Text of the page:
Battery blamed for Guernsey recycling site blaze
A "substantial" blaze which ripped through a recycling centre in the Channel Islands is thought to have been caused by a lithium battery.
Firefighters spent more than two hours bringing the flames at Guernsey Recycling in St Sampson under control.
A large plume of smoke could be seen more than 20 miles (32km) away in Jersey.
Scrap cars, plastics and metals were involved in the fire and police urged people to remain indoors.
The owner of the centre, Alan Crowe, said the lithium battery which may have caused the fire could have been mixed in with other recycling.
He said a "full investigation" would be carried out.
A fire service spokesman said: "Because of the type of materials stored here the fire took hold very quickly."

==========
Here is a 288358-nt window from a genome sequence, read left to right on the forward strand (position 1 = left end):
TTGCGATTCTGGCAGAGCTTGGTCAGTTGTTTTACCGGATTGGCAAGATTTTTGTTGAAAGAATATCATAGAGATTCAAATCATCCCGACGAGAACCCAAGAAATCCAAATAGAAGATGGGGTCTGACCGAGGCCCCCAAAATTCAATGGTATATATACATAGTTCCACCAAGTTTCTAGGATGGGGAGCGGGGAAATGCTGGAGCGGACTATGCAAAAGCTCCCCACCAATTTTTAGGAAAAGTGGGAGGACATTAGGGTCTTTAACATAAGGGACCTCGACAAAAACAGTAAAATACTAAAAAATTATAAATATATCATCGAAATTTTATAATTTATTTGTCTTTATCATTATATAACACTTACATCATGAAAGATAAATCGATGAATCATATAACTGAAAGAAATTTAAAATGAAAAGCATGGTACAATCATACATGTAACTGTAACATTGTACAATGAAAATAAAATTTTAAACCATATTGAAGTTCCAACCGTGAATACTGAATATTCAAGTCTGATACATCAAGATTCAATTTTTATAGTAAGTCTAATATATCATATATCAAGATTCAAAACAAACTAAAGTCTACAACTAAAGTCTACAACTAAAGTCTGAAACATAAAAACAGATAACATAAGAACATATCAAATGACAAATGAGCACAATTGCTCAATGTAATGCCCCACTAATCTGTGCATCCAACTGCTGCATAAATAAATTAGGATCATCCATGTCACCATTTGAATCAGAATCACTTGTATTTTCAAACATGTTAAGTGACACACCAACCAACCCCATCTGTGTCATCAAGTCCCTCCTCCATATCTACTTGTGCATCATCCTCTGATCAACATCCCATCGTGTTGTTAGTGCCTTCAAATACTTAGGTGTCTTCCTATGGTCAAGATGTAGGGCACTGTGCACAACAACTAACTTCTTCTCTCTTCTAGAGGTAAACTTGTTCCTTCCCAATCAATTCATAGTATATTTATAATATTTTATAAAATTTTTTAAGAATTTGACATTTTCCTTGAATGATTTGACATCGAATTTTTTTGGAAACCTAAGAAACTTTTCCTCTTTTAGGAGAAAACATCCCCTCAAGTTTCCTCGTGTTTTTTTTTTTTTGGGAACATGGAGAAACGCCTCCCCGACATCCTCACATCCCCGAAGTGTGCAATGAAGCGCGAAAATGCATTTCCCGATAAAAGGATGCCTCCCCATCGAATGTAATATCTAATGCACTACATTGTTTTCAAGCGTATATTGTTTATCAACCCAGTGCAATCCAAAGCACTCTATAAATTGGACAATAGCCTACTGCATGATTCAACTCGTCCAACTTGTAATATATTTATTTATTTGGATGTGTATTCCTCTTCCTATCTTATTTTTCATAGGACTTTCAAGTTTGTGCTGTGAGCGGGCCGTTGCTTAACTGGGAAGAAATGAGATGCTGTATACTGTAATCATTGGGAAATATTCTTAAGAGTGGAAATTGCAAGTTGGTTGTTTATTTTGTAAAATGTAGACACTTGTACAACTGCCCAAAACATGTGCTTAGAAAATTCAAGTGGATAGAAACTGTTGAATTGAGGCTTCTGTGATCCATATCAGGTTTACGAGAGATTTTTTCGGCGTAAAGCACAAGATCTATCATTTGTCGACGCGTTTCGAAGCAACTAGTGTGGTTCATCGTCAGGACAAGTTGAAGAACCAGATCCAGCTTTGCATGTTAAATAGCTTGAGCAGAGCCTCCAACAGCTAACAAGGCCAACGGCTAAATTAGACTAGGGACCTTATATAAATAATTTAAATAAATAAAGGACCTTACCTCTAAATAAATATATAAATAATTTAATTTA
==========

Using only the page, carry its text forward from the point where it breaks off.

Guernsey Fire and Rescue Service worked with the Environment Agency, Guernsey Water and Guernsey Electricity to minimise the environmental impact of the blaze.
A spokesman said the priority was to protect the fuel tanks on the site to ensure they did not catch fire.
Guernsey's Office of Environmental Health said the smoke from the fire did not contain chemicals.
They advised anyone who lives in the area to stay inside and close all doors and windows while the smoke dissipates.
Guernsey Water said some "small debris" believed to be soot from the fire had landed in their reservoir, but had been dealt with.
"We can reassure islanders that there is no impact on the drinking water," said Margaret McGuinness, the water quality risk manager.
At midnight on Friday a fire service spokesman said the blaze had been extinguished, and crews had returned to the station to clean up their kit.
"We would like to thank everyone for their support, but would like to mention the staff at Guernsey Recycling who worked tirelessly alongside our crews to assist with moving the burning material."